House of Books
Fiction by Ravneet Kaur Sandhu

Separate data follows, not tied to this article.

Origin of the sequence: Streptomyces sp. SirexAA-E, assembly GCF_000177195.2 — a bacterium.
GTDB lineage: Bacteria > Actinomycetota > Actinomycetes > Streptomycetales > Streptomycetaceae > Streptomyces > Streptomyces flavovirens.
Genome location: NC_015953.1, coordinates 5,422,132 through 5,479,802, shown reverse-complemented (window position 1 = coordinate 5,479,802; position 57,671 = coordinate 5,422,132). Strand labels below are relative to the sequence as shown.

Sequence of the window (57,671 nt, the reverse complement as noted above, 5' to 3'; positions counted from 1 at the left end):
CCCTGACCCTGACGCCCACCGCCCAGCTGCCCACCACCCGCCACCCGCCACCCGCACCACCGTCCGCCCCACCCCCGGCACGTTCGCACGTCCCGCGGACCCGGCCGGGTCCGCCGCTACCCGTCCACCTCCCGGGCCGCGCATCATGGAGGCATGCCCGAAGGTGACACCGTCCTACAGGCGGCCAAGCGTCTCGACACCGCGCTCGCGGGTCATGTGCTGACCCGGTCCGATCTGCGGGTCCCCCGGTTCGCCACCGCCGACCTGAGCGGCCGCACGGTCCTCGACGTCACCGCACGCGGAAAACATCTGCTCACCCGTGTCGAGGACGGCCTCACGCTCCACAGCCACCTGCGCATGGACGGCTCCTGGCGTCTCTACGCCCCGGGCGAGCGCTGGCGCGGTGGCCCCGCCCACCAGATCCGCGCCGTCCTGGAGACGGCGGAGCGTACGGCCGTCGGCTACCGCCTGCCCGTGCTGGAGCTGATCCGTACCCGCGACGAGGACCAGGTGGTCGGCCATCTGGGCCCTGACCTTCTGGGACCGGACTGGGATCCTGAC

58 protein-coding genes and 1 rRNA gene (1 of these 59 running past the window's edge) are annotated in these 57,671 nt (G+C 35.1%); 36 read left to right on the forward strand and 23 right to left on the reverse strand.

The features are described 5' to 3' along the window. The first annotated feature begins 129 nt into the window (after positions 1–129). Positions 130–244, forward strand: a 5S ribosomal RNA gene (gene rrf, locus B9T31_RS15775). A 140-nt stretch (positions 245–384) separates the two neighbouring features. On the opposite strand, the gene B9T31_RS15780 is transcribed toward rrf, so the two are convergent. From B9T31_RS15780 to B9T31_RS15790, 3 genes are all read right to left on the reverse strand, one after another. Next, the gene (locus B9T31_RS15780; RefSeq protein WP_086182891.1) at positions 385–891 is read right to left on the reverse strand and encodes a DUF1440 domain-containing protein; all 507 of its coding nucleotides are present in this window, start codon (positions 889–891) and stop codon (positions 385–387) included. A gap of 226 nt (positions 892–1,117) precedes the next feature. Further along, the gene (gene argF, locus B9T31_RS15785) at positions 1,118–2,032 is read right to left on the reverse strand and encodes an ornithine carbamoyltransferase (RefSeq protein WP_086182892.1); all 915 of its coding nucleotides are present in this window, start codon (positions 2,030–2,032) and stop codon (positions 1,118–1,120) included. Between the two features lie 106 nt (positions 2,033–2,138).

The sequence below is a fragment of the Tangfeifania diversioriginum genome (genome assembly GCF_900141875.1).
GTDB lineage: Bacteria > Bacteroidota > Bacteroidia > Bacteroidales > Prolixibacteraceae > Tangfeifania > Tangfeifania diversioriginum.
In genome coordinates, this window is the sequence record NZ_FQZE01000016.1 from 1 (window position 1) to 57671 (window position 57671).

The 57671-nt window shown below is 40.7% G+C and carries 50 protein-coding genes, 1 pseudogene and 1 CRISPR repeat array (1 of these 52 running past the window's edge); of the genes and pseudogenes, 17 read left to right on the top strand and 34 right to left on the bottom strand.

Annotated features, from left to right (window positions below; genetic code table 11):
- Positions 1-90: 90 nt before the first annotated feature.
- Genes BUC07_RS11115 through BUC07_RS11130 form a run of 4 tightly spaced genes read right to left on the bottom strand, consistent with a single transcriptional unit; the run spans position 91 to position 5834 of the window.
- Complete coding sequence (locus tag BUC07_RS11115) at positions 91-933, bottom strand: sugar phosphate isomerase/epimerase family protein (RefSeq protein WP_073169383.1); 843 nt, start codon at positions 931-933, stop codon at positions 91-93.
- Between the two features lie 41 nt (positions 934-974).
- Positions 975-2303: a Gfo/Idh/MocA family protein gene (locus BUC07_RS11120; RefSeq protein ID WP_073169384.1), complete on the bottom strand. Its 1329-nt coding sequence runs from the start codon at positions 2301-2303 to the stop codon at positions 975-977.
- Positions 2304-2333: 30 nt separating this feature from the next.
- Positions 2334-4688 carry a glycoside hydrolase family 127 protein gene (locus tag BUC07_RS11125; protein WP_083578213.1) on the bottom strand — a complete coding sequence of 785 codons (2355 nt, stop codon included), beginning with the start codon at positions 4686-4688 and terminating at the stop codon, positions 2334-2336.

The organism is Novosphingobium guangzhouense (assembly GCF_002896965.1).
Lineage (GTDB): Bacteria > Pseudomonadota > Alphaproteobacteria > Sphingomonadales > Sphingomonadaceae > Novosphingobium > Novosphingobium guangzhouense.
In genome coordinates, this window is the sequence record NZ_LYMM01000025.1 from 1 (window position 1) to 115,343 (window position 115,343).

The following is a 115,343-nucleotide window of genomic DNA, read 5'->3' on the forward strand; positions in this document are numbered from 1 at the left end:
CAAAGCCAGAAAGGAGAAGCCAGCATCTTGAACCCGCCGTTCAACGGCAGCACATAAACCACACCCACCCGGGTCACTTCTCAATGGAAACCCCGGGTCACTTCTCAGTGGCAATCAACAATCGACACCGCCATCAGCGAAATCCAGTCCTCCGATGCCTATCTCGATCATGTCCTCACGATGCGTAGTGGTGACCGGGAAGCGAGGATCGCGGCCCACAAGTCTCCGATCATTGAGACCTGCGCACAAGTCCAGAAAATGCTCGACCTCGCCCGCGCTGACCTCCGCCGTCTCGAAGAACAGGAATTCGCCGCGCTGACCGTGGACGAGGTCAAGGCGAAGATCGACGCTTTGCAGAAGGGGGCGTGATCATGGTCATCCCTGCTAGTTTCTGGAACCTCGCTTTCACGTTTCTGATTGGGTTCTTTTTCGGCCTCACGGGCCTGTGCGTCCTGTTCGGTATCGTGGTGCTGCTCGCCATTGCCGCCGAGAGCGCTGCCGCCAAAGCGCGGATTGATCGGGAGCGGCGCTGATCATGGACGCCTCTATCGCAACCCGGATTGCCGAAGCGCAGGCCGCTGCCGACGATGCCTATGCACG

I think my father killed my mother. We had returned from a wedding, a glittery affair with disco balls and never-ending hors d’oeuvre served by tuxedoed waiters in turbans. By the end of the night I sat in my silk salwar-kameez waiting to go home to take those heavy gold hoops off. We arrived home, the front door swung open by my irritated mother furious at my father’s inability to hold his liquor that had caused us to miss yet another final dinner. My father took two steps forward and then one step back as he struggled with the welcome mat. His feet scratched on the plastic ridges, unable to move in the face of resistance. I picked his feet and put them off the mat, one foot at a time, a perversion of the ritual in which we give respect to our elders. I threw the mat in the front of the verandah, causing the wild cat hiding under the potted money plant to run away in the lawn. My mother was cursing up a storm more bitter than whiskey.